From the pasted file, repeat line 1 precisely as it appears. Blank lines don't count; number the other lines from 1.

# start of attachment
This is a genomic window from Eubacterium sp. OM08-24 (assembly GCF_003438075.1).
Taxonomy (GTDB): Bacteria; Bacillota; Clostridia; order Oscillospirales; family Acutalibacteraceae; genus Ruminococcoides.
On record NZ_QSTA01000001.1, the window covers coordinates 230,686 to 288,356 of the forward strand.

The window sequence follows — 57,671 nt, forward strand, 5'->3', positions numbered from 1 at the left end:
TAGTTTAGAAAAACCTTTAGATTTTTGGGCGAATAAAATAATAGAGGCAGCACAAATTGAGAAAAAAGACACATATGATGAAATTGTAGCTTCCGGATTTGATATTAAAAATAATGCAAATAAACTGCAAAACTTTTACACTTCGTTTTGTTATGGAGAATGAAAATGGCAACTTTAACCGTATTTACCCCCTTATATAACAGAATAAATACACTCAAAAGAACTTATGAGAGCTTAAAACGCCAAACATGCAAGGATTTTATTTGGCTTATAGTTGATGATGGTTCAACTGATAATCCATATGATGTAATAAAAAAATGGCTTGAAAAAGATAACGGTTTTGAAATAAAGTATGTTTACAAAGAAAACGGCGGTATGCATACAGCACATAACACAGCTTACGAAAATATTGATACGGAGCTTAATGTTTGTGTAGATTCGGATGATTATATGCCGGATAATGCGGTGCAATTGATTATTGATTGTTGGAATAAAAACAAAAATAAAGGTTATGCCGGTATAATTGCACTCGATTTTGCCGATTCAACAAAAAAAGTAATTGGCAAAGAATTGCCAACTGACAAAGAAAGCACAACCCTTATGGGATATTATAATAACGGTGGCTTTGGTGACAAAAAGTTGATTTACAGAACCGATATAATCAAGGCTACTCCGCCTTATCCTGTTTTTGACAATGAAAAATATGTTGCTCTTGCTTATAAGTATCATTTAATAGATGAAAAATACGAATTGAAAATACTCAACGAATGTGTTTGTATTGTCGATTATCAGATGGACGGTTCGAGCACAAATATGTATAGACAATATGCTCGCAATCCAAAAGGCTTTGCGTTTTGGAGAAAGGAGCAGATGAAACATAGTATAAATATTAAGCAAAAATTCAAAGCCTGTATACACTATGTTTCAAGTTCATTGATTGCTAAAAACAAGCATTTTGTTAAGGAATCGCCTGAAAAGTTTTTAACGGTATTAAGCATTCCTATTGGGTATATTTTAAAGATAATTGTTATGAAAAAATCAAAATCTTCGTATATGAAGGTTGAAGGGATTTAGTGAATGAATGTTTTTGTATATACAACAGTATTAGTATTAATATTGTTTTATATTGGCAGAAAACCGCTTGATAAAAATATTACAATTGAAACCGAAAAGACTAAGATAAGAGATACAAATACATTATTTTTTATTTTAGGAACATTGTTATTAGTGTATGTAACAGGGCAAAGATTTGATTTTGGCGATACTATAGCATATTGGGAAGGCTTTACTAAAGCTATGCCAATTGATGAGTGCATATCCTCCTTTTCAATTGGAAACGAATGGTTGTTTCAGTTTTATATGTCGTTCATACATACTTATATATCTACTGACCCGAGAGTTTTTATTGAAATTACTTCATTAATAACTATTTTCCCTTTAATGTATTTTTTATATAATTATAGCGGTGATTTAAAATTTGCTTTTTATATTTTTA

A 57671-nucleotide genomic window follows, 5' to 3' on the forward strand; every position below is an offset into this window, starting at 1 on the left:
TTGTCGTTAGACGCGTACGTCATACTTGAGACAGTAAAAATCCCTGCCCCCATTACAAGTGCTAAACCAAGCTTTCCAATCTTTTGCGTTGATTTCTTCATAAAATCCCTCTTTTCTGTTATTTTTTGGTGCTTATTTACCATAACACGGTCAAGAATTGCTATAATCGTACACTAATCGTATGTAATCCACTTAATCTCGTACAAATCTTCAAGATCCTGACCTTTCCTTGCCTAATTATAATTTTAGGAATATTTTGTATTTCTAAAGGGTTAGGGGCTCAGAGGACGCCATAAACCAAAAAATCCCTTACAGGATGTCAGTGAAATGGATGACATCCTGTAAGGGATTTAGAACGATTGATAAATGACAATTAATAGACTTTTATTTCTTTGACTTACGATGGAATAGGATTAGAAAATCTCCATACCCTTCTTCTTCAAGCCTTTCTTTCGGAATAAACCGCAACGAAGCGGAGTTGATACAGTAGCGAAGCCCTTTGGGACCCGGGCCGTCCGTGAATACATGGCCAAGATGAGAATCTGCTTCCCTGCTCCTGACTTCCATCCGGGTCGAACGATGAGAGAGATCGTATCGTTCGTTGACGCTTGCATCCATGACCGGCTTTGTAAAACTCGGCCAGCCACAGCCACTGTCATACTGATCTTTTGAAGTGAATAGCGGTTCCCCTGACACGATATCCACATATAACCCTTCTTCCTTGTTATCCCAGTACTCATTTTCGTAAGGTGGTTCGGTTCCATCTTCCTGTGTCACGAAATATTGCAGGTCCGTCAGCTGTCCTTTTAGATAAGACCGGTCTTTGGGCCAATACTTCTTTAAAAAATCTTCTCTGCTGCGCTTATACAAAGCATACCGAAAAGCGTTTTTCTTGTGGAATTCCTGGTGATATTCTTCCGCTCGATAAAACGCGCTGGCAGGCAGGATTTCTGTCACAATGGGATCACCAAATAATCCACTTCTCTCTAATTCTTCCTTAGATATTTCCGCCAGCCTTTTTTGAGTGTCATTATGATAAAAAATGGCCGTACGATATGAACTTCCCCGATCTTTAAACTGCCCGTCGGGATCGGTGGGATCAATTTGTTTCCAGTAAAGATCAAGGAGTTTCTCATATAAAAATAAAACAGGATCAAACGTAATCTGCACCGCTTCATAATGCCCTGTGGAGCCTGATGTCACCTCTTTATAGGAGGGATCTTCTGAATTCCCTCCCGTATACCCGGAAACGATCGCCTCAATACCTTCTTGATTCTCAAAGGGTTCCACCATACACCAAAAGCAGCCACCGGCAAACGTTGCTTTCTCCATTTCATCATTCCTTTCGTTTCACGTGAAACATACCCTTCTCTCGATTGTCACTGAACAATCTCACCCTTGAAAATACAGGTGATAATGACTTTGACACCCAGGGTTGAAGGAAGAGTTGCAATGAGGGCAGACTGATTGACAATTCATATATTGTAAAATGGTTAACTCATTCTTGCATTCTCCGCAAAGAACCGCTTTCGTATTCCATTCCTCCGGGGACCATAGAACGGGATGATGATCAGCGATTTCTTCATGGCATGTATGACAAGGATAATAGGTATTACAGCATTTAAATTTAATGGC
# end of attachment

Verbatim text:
This is a genomic window from Eubacterium sp. OM08-24 (assembly GCF_003438075.1).